Here’s an ingenious example of using a system to your advantage. You may remember David Prosser. He’s the Wisconsin Supreme Court justice who won a re-election campaign when a clerk in Waukesha County “found” a bag of ballots at the last minute. He also made headlines for grabbing his fellow state Supreme Court justice by the neck during a deliberation, with the entire Court present.

The state judicial commission filed an ethics complaint against him over this, which would be decided by his fellow justices. But all of the justices were present at the attack, and Prosser came up with an idea. What if he got all four of the conservative justices on the Court to simply recuse themselves from deciding on the complaint, because they witnessed the event personally? At that point, the Court could not rule at all, because they would not have a quorum.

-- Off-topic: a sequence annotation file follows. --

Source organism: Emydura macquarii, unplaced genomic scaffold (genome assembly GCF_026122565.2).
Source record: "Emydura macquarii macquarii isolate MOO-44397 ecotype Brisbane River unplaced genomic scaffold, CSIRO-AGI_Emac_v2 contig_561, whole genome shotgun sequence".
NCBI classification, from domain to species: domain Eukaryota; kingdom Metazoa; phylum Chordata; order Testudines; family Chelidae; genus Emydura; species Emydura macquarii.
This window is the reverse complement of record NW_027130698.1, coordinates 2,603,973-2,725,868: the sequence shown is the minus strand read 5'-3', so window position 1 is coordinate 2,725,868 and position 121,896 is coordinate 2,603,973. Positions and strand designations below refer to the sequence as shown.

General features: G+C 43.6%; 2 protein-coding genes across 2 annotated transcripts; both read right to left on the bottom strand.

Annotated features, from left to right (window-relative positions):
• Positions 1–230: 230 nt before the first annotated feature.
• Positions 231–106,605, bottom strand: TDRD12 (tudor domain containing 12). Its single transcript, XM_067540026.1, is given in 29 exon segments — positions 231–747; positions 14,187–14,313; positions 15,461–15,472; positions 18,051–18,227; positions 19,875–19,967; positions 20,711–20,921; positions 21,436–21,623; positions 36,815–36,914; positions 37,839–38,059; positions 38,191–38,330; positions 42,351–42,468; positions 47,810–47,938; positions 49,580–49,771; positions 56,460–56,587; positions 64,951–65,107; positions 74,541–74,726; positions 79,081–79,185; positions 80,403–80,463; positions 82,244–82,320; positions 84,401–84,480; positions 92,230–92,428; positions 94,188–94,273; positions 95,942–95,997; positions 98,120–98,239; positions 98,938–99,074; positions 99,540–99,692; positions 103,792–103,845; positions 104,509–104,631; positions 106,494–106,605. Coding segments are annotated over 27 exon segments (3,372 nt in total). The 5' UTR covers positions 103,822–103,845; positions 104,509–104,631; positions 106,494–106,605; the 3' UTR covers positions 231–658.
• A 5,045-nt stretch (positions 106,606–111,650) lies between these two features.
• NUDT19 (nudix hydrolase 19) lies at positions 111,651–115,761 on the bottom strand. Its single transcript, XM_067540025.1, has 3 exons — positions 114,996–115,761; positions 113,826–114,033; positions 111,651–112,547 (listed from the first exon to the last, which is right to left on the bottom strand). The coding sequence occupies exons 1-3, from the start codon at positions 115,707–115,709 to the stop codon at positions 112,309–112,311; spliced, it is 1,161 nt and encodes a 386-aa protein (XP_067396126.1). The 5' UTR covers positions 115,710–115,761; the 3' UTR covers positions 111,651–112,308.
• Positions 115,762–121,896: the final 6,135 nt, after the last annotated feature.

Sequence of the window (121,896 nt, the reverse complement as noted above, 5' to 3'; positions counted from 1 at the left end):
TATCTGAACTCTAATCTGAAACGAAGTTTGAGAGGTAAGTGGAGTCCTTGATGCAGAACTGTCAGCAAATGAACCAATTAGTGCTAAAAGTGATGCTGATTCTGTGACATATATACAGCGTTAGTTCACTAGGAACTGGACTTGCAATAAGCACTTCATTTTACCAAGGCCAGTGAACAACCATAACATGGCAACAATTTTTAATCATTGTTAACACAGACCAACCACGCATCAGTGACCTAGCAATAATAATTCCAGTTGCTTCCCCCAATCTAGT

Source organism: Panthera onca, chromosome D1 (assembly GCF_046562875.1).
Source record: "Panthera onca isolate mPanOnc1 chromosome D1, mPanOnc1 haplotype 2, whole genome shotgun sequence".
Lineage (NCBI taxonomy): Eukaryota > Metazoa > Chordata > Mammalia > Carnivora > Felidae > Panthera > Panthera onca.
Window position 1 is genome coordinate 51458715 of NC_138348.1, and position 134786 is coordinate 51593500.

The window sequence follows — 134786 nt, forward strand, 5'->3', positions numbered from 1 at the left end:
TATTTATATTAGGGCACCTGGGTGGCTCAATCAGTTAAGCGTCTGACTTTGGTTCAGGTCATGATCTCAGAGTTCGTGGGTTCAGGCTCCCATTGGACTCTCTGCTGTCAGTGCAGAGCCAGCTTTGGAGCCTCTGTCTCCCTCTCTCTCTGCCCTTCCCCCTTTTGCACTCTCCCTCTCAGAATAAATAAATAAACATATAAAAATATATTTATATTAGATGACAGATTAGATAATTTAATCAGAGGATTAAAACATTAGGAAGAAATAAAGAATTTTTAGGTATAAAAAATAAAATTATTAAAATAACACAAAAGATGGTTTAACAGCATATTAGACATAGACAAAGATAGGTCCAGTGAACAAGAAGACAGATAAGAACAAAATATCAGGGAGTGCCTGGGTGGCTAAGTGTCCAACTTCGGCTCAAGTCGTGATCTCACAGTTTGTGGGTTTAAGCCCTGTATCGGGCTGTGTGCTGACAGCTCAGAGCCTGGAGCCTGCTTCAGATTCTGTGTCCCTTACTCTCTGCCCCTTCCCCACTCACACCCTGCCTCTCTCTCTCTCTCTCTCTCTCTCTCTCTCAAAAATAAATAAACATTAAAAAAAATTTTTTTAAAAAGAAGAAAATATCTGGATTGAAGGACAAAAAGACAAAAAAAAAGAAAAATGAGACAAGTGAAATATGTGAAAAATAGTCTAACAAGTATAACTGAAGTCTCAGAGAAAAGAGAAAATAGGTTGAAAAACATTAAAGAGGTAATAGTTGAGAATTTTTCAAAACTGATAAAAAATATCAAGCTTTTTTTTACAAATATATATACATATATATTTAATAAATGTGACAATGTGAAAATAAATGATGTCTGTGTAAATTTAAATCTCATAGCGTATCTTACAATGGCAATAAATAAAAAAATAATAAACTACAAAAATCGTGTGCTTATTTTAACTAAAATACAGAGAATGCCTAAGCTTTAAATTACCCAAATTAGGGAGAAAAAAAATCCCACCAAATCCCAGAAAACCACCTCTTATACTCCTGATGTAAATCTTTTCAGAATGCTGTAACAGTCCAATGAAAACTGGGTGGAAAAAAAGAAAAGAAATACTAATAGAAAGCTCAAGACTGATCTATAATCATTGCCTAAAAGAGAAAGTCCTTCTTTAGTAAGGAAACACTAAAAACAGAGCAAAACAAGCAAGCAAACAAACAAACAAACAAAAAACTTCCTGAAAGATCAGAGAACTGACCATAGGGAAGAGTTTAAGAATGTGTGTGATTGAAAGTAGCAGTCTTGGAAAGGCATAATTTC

This is exactly what’s happening:

Wisconsin Supreme Court Justice Michael Gableman becomes the third member of the state’s high court to recuse himself from hearing the complaint against fellow Justice David Prosser.

Gableman made the expected announcement yesterday. Justices Annette Ziegler and Pat Roggensack had already said they wouldn’t take part in consideration of the complaint by the Wisconsin Judicial Commission [...] Gableman’s action means there isn’t a quorum to hear the case.

So four justices out of seven recuse, and the case ceases to exist. Gableman, by the way, ran this same trick to evade an ethics complaint stemming from his running of a false ad in a state Supreme Court race. During that time, Gableman received free legal services from a conservative law firm that does plenty of business before the Court.

Republican Calvinball in action, folks!